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Details of Grant 

EPSRC Reference: GR/J42151/01
Principal Investigator: Denham, Professor M
Other Investigators:
Taylor, Professor J
Researcher Co-Investigators:
Project Partners:
Department: Computing
Organisation: University of Plymouth
Scheme: Standard Research (Pre-FEC)
Starts: 13 February 1994 Ends: 12 August 1997 Value (£): 96,098
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Summary on Grant Application Form
1. To investigate a novel biologically-inspired architecture of coupled dynamic neural networks as a learning control system (LCS)2. To develop a mathematical model of the LCS and the neural network theories necessary to analyse its behaviour3. To demonstrate the novel capabilities of the LCS by simulation testing.Progress:Initial work on the project has involved:1. An investigation of the neural resistive grid technique as a basis for motor action planning and generation in the proposed control architecture. This technique has been applied both to the autonomous mobile robot control problem (in an associated University funded research project) and to the pole-cart problem, where it has been compared to the adaptive critic (ASE/ACE) method of Barto et al. These are the two benchmark control problems identified in the grant proposal for testing the novel control system. A paper on these results is in preparation. A paper on the resistive grid planning technique was published recently.2. An investigation of the learning, recognition and retrieval of temporal sensory-action sequences as a mechanism for building a goal-directed internal model of the problem space of the control system, which can be used to associate incoming sensory stimuli (measurements) with appropriate control actions. A paper on this work has been submitted to WCNN95.3. An investigation of the anatomy, function, theories and models of the prefrontal cortex, the area of the brain believed to be involved in goal-directed planning, temporal integration of behaviour, working memory and the integration of information on motivational and emotional significance in purposeful behaviour. The aim of this work is to provide the biological basis for appropriate artificial neural systems capable of displaying analagous behaviour in the proposed control system. An internal report on this work is available and a paper is in preparation. Associated work by PhD students has included the development of a model of declarative memory, in particular the role of the medial temporal lobe of the brain in long-term memory consolidation and an artificial neural network model of this process (thesis due Sept 1995), and an investigation of the reward system in reinforcement-based learning in control, based on a study of the anatomy, function and computational modelling of the amygdala, the part of the brain believed to be involved in assigning emotional significance to sensory stimuli (thesis due Sept 1996).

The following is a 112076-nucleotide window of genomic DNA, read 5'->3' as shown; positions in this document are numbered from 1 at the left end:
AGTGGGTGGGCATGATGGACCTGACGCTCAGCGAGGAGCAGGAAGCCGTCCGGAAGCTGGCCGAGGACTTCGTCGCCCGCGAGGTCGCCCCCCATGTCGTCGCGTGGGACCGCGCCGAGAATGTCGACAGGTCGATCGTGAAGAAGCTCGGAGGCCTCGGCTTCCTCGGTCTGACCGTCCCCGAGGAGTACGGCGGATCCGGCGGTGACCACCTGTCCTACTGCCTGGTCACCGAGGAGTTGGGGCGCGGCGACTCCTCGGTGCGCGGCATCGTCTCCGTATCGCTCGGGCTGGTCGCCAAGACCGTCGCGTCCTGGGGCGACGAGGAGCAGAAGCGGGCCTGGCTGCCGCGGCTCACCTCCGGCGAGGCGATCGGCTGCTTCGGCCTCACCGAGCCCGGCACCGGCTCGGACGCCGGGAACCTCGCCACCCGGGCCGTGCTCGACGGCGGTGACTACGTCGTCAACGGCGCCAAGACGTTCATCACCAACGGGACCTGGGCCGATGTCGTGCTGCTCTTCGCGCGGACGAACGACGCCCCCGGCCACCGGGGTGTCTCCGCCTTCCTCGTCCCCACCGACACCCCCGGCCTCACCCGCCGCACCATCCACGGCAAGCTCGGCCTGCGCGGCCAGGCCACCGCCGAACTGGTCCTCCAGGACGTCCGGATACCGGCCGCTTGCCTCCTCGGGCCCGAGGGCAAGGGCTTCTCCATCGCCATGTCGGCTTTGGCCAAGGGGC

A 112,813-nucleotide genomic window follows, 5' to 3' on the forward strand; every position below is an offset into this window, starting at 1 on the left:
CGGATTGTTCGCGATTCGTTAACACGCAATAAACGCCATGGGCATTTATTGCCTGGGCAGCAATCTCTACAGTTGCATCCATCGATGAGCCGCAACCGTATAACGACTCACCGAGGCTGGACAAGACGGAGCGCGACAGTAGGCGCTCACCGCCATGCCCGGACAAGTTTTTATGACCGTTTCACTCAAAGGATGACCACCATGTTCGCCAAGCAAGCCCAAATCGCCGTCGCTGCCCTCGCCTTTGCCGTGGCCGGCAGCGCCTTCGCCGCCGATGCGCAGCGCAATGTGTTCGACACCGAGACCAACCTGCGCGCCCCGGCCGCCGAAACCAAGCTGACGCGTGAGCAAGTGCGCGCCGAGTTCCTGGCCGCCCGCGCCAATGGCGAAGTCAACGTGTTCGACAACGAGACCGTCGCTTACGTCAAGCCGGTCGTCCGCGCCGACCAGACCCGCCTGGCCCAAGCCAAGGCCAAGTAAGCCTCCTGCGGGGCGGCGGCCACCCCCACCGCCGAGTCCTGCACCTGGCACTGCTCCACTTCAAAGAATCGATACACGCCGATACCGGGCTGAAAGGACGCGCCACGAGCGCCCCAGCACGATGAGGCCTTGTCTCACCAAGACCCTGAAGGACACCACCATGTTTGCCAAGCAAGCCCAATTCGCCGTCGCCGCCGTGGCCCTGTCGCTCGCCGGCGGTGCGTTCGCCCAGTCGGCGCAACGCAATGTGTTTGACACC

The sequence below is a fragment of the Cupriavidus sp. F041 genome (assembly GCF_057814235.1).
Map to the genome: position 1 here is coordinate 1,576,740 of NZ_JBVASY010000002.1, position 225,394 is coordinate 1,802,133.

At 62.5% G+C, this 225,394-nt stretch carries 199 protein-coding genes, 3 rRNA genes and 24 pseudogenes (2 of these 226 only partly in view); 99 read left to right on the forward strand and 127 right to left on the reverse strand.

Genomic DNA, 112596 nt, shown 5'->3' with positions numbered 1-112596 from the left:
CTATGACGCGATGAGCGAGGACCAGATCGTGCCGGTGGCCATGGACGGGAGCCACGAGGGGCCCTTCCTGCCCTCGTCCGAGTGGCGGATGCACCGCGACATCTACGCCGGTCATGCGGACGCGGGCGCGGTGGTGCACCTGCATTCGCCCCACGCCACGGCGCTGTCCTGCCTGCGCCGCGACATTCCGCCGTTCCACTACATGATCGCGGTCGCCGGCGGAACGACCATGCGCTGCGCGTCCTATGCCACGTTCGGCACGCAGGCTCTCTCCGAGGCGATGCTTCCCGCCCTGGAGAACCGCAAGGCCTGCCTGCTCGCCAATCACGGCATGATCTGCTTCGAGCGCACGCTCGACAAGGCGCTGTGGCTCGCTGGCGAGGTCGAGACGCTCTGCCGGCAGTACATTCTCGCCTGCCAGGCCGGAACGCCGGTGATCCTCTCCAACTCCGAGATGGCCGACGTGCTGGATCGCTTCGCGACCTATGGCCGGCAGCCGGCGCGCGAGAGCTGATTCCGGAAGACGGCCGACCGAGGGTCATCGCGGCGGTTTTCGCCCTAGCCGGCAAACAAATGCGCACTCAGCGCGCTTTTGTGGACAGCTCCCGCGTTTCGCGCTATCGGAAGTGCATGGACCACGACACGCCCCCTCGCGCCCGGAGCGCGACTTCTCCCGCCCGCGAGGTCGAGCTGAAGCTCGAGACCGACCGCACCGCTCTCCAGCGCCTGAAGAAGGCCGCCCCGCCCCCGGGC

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Organisation Website: http://www.plym.ac.uk